You're Participating In The Facebook Terms Of Service Vote, Right?

You’ve got about a day and a half left to cast your vote for which Terms of Service you’d prefer Facebook go with—the one written in September 2008 without user input, or the new one they’ve drafted over the last month based on suggestions from the Facebook community.

Here’s the interesting thing, though: Facebook is calling the Internet’s collective bluff on being concerned about this. To avoid what one might call the tyranny of the easily outraged—to keep from making a major policy change because of some perfect storm of Twitter, Consumerist, and the mass media—they’re requiring that at least 30% of active users in the past month participate in the vote for it to count.

We don’t think that’s entirely unreasonable; after all, if you care about this, it’s painless and quick to cast a vote either way. It creates a huge obstacle to overcome, however. As of tonight—about 40 or so hours before the the voting ends—only 300,000 users have cast their vote. For the vote to count, somewhere between 60 and 70 million users will need to vote. Um, yeah.

Here’s what you’re voting for.

Old Terms of Service

This was the fine print from last September, before the February change that caused all the trouble. Facebook created it without input from users. It’s what’s currently being used.

Revised Statement of Rights and Responsibilities
Facebook Principles

These are two complementary docs drafted after receiving user feedback. Together they would replace the old Terms of Service.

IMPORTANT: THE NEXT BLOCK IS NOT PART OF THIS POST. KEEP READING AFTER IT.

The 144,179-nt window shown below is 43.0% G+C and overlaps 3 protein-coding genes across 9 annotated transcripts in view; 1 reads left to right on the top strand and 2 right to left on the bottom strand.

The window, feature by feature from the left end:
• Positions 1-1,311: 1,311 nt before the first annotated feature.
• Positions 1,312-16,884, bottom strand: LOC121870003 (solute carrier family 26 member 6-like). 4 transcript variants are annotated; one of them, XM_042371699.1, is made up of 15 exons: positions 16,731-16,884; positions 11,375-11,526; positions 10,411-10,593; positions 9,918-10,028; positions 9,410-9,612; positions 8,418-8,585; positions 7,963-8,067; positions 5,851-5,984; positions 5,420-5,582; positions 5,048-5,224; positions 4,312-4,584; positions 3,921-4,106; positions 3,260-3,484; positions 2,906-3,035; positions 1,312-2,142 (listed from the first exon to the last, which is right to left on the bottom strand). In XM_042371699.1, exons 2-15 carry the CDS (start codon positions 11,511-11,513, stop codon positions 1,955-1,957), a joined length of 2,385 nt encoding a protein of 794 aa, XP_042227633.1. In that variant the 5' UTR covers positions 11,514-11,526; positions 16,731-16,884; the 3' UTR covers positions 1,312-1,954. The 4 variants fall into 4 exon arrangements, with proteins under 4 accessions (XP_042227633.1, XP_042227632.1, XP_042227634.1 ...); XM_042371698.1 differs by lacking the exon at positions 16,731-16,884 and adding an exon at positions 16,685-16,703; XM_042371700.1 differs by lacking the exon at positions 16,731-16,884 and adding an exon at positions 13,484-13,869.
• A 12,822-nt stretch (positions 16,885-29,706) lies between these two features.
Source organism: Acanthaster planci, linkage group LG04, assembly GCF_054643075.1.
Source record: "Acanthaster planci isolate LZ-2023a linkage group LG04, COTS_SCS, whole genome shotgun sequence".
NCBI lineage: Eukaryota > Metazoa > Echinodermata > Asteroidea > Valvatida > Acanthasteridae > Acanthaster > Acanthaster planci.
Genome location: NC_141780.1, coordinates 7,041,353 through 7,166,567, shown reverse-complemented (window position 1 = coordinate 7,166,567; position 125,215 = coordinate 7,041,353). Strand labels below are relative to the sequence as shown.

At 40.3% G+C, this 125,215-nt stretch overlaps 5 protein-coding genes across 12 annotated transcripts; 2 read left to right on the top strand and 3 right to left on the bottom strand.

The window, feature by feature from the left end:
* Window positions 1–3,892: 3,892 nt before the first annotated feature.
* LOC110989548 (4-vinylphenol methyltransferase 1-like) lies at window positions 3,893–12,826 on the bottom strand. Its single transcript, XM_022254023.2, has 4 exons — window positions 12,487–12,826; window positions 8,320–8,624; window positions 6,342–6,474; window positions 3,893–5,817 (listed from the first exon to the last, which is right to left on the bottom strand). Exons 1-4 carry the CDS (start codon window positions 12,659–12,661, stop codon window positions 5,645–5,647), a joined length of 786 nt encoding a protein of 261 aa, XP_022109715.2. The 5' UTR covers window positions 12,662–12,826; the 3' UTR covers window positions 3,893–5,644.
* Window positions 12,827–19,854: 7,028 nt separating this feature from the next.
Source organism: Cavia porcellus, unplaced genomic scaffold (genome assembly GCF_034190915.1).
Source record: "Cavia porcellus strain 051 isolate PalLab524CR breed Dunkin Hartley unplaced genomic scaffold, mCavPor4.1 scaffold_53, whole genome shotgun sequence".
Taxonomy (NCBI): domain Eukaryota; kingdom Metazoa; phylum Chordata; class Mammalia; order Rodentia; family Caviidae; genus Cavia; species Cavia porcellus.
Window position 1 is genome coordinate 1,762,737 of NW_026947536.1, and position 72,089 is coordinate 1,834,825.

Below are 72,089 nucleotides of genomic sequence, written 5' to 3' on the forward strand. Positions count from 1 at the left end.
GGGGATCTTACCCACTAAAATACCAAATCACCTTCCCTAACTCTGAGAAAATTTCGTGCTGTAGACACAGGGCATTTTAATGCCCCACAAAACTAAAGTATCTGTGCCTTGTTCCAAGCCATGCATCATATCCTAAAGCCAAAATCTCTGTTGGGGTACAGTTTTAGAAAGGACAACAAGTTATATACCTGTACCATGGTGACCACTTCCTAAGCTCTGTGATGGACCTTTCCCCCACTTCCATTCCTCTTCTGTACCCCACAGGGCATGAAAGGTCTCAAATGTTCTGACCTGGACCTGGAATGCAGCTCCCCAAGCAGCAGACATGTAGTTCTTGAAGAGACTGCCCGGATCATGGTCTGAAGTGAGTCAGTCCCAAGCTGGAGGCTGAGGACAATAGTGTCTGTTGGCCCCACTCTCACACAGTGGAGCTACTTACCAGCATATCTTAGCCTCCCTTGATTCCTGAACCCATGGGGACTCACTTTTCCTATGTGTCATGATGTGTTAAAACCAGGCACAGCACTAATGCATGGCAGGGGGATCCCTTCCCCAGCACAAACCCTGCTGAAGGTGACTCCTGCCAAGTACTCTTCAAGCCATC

Generally speaking, the “Rights and Responsibilities” doc is the legally binding one that would function as the new terms of service. Among other things, it states explicitly that Facebook only claims the right to use your content to make backups, or to share it with people/apps that you approve of, or stuff like that. In other words, they don’t mean “license” in the sense of selling your party photos to a manufacturer to slap onto t-shirts and lunchboxes.

If users successfully vote this document into effect, future changes to it will be publicized and voted on in a similar fashion. You’ll need to become a fan of the Facebook Governance Page to receive updates when this happens. (We’re probably not going to write about it every single time!)

The “Facebook Principles” is more of a code of conduct statement that provides a shared platform from which any future terms will be created. It serves as a sort of window into the Facebook decision-making process, and provides some transparency into how and why Facebook comes up with any future policies.

Facebook may have set the threshhold too high at 30% of global users considering the original pushback came from the U.S. audience, but 300,000 is an embarrassingly low number for something so many people seemed to be so upset about. Our prediction: the vote will be declared invalid due to underparticipation, and Facebook will be able to say “Well, we tried, and nobodyreally cared,” and go back to the legalese practically every other site uses. And if less than half a million out of 200 million registered users bother to vote, then they may have a point.

“Facebook Site Governance Vote” [Facebook] (Thanks to everyone who sent this in over the past several days!)

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